Bernd Wurm, a 43-year-old computer science expert, told Der Tagesspiegel newspaper on Monday that he launched the “BlaBlaMeter” earlier this year because he was fed with the “blown up speech” often used in advertisements and other promotional materials.
The website, blablameter.de, which Wurm said he put together in less than a month, can analyse both English and German text. It works by determining whether writing uses common bombastic phrases or replaces verbs with terms like “optimisation of processes.” It also scans for excessively long words which Wurm calls “bad words that you use whenever you want to impress someone else.”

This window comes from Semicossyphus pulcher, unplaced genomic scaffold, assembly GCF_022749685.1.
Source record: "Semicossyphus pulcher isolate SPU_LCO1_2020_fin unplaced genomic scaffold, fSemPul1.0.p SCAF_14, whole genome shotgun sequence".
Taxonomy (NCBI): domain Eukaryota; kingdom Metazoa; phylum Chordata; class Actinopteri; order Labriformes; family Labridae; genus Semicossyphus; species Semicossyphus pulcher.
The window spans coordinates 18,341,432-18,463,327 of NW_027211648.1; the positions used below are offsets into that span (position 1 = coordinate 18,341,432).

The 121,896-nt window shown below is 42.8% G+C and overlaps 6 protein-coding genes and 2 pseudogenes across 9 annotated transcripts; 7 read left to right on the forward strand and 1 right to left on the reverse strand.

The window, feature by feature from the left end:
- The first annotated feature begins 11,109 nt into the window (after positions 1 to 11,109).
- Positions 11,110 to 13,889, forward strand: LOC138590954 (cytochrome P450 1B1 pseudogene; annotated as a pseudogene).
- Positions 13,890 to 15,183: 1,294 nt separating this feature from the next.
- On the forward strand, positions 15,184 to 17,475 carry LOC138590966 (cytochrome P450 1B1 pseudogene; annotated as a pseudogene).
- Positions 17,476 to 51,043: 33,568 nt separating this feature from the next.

Straightforward writing, he said, works best.
The site rates writing on a scale of 0 to 1, which 1 considered to be almost complete “bullshit.”
The Local’s tests showed the site to be fairly accurate. It immediately sensed one e-commerce company’s press release was full of blather, giving it a hefty 1.14 BS rating. A straightforward Associated Press news story, however, showed only “marginal indications of bullshit English.”
Wurm told Der Tagesspiegel that he doesn’t aim to mock people’s writing. Instead, he hopes his site will provide an independent method for authors, professors and other writers to test whether their articles might be insufferable.
This article, by the way, received a 0.34 and a note that it was “still OK for PR and advertising purposes, but more critical audiences may be sceptical.”